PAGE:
World's Largest Greenhouse Reopens to Safeguard Earth's Rarest and Most Threatened Plants
The world's largest Victorian greenhouse will reopen its doors Saturday after a five-year, £41 million ($55 million) restoration effort.
The Temperate House, first opened to the public in 1863, is located in the Royal Botanic Gardens at Kew, about 30 minutes from central London.
The greenhouse is home to 10,000 plants from 1,500 species native to Africa, Australia, New Zealand, the Americas, Asia and the Pacific Islands, including some of the rarest and most threatened.
There you'll find the
Yellow fatu, a critically endangered perennial plant native to Pitcairn Island, a remote island in the South Pacific. The delicate flower can no longer be found in the wild after a landslide destroyed the last remaining plant.
You'll also see the loneliest plant in the world—a male Wood's cycad. Lead horticulturalist Scott Taylor, who oversees the Temperate House collection, explained to the BBC that the search is still going for a female cycad so Encephalartos woodii can be bred.
"We have a really important job to keep all of these things going," Taylor said. "For some plants that are down to a few individuals in the wild—a wildfire, an earthquake, and they're gone."
Coming up on #r4today the loneliest plant in the world and the vital science being done @kewgardens #TemperateHouse https://t.co/om5VQV0a9C— Tom Feilden (@Tom Feilden)1525331007.0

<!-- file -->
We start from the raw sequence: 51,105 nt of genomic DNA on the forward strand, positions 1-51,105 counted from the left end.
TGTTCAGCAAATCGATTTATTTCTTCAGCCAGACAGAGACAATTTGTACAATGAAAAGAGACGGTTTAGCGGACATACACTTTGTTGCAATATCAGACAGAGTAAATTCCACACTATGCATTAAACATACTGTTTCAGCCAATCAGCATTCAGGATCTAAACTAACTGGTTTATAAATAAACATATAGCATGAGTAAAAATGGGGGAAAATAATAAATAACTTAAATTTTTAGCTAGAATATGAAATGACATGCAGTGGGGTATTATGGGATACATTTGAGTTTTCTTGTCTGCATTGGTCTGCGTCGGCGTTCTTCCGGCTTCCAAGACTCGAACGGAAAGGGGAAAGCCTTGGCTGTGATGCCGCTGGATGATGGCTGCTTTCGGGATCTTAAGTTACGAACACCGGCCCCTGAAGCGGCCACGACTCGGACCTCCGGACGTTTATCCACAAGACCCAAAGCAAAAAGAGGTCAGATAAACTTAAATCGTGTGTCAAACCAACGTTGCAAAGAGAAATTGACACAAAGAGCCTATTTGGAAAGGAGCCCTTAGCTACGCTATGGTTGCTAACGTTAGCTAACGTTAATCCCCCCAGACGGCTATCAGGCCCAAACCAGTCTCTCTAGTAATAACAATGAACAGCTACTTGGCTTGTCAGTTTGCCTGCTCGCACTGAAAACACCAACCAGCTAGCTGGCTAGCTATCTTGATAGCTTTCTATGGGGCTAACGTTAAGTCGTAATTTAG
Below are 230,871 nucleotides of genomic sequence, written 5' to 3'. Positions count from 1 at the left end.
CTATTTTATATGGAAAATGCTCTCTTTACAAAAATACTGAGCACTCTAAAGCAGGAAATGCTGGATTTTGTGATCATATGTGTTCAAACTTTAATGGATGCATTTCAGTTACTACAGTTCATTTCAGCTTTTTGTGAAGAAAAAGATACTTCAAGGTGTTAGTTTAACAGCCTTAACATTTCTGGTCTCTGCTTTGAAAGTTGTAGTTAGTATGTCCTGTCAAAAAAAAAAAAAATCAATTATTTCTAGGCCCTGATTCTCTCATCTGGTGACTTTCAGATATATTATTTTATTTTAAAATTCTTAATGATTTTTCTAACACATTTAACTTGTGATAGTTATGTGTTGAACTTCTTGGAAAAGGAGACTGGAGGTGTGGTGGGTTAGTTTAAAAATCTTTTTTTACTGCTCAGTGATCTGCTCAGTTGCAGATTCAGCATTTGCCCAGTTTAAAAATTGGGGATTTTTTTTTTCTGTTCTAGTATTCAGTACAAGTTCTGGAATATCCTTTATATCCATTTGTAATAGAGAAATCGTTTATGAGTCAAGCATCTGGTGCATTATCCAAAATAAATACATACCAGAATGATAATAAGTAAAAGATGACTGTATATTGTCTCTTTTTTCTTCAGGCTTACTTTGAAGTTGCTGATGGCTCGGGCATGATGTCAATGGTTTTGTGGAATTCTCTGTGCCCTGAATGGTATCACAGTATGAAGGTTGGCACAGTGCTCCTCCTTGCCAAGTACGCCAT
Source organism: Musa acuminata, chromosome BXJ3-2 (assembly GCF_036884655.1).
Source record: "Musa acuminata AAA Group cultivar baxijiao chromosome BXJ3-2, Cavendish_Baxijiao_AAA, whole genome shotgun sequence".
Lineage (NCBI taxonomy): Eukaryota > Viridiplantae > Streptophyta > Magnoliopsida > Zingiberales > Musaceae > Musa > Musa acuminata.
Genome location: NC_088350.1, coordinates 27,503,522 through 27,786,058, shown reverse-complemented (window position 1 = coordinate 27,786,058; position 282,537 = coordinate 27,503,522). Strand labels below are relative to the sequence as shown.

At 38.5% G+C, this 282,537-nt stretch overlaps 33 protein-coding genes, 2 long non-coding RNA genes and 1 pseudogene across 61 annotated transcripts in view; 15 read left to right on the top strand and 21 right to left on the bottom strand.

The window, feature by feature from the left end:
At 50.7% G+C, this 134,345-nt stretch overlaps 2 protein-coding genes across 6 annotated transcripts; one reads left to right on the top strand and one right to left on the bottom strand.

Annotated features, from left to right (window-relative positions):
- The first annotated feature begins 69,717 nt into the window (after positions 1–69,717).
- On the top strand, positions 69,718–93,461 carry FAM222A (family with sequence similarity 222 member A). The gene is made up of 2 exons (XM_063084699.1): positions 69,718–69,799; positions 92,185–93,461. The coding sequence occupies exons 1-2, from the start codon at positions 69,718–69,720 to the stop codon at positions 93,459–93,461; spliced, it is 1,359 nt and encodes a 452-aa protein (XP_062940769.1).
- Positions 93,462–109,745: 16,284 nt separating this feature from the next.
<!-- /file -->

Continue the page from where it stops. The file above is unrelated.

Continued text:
The "jewel" in the Temperate House, the Jacaranda mimosifolia, contains an extract capable of treating some bacteria better than gentamicin sulphate, a well-known antibiotic. The fern-like tree is classified by the International Union for Conservation of Nature as "vulnerable."
"With the global challenges of climate change, biodiversity loss and food security, these important plant collections highlight Kew's role in safeguarding rare and threatened plants from extinction," the garden notes on its website.
A jewel in the #TemperateHouse treasure trove, the ‘fern tree’ Jacaranda mimosifolia could hold the key to fighting… https://t.co/VBcGBgKtOk— Kew Gardens (@Kew Gardens)1525420996.0
The restoration of the greenhouse involved the replacement of 15,000 panes of glass, 1,400 gallons of paint (enough to cover four football pitches), and tents large enough to cover three Boeing 747s. Four-hundred staff members and contractors worked on the project in phases, taking 1,731 days to complete.
Famed naturalist David Attenborough, who helped reopen the greenhouse earlier this week, told BBC he first visited Kew Gardens "back when it cost a penny."
"When I had an office job at the BBC, when I used to be stuck in the office and get really depressed, I would come here at the weekend and take a deep breath, because there was a smell of the tropics," he said.
"Plant species can go extinct just like animal species can go extinct," Attenborough added. "[So] this is a very important institution."
12 Houseplants That Have the Power to Heal https://t.co/XcTeP6yudD @GreenpeaceUK @Green_Europe— EcoWatch (@EcoWatch)1511778908.0
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By Governor Jay Inslee
Climate Week this year coincides with clear skies in Washington state for the first time in almost two weeks.
In just a few days in early September, Washington state saw enough acres burned – more than 600,000 – to reach our second-worst fire season on record. Our worst fire season came only five years ago. Wildfires aren't new to the west, but their scope and danger today is unlike anything firefighters have seen. People up and down the West Coast – young and old, in rural areas and in cities – were choking on smoke for days on end, trapped in their homes.
Fires like these are becoming the norm, not the exception.